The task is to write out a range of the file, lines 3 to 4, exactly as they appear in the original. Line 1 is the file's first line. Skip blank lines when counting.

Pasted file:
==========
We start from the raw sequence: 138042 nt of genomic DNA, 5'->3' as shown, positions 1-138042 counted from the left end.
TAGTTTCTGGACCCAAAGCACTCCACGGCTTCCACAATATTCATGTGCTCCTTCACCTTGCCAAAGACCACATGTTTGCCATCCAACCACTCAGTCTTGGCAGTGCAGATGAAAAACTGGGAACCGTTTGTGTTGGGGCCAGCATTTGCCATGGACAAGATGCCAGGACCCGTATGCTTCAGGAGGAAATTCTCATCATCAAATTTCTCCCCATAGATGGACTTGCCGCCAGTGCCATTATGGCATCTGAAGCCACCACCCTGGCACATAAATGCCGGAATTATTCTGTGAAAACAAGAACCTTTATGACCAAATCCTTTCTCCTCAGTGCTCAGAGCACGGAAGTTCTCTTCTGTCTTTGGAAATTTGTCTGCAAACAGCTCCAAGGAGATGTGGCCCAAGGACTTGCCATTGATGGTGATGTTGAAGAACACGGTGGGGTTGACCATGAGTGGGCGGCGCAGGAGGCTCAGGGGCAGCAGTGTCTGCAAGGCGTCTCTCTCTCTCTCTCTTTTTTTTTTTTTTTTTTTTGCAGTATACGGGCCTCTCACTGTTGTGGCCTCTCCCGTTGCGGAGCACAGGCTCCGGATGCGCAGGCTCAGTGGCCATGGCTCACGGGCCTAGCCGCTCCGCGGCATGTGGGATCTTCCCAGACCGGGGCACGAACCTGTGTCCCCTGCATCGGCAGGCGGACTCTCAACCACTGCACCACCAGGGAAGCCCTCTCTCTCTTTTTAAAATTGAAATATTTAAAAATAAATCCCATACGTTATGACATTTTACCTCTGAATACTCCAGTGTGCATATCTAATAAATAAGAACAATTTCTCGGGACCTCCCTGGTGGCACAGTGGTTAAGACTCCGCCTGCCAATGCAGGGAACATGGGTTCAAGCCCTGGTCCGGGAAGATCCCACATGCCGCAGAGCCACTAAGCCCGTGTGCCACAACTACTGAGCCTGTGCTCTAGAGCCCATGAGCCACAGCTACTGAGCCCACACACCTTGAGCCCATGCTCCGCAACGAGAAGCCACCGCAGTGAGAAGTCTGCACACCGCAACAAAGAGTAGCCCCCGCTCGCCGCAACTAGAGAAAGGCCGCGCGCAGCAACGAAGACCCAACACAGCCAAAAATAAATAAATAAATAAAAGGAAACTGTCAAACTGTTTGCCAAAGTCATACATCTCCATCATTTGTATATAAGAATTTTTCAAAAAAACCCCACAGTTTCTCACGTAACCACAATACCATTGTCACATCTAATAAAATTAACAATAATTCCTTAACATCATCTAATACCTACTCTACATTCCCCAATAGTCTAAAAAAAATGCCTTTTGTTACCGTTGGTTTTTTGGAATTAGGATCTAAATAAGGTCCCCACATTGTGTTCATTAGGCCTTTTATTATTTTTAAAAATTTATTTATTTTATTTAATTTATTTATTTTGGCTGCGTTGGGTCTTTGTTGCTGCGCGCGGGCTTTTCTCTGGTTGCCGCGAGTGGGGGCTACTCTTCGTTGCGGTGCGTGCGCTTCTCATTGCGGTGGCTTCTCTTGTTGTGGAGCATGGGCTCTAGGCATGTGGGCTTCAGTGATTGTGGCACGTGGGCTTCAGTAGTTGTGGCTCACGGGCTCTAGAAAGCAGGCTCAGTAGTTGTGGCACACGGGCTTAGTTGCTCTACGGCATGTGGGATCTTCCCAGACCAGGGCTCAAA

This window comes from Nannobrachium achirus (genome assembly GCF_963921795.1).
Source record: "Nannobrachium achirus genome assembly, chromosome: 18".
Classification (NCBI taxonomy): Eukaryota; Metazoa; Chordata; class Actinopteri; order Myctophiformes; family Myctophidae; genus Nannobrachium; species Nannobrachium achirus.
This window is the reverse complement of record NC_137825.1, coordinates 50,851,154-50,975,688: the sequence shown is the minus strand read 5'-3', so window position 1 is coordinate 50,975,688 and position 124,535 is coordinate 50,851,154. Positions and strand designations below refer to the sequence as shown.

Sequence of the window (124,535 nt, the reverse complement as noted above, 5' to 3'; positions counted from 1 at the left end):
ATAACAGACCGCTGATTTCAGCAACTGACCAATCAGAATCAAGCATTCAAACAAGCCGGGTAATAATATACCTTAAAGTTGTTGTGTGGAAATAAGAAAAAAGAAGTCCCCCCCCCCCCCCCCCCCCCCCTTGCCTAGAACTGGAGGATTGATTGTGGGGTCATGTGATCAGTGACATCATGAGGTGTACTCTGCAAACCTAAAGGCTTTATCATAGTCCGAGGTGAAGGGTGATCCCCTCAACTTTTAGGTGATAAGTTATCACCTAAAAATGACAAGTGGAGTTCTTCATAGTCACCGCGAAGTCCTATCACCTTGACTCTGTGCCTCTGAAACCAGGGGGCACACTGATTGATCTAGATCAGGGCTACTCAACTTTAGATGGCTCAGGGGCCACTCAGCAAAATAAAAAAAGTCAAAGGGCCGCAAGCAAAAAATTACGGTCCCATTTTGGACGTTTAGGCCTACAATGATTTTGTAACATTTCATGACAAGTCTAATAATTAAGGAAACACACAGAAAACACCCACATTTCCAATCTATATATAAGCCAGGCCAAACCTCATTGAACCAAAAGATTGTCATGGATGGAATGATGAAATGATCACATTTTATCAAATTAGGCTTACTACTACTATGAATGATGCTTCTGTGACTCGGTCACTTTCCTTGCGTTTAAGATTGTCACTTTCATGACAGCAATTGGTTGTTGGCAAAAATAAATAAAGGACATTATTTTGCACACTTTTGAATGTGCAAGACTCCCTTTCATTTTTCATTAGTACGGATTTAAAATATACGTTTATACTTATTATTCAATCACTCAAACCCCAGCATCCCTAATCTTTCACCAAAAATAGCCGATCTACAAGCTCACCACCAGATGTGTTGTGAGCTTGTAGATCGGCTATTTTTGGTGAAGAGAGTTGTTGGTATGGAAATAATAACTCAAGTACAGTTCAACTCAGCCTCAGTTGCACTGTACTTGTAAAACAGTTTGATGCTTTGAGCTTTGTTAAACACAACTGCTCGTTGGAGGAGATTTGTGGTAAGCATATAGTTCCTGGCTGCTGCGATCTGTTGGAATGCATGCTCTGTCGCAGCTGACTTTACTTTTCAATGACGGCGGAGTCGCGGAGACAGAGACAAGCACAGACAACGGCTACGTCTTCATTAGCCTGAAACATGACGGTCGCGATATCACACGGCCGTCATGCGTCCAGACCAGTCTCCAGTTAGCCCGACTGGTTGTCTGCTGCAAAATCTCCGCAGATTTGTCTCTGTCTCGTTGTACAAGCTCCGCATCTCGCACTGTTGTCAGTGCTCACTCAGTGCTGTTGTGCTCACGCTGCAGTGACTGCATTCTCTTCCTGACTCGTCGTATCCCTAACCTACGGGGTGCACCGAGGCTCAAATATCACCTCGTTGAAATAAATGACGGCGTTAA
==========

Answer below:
This window comes from Nannobrachium achirus (genome assembly GCF_963921795.1).
Source record: "Nannobrachium achirus genome assembly, chromosome: 18".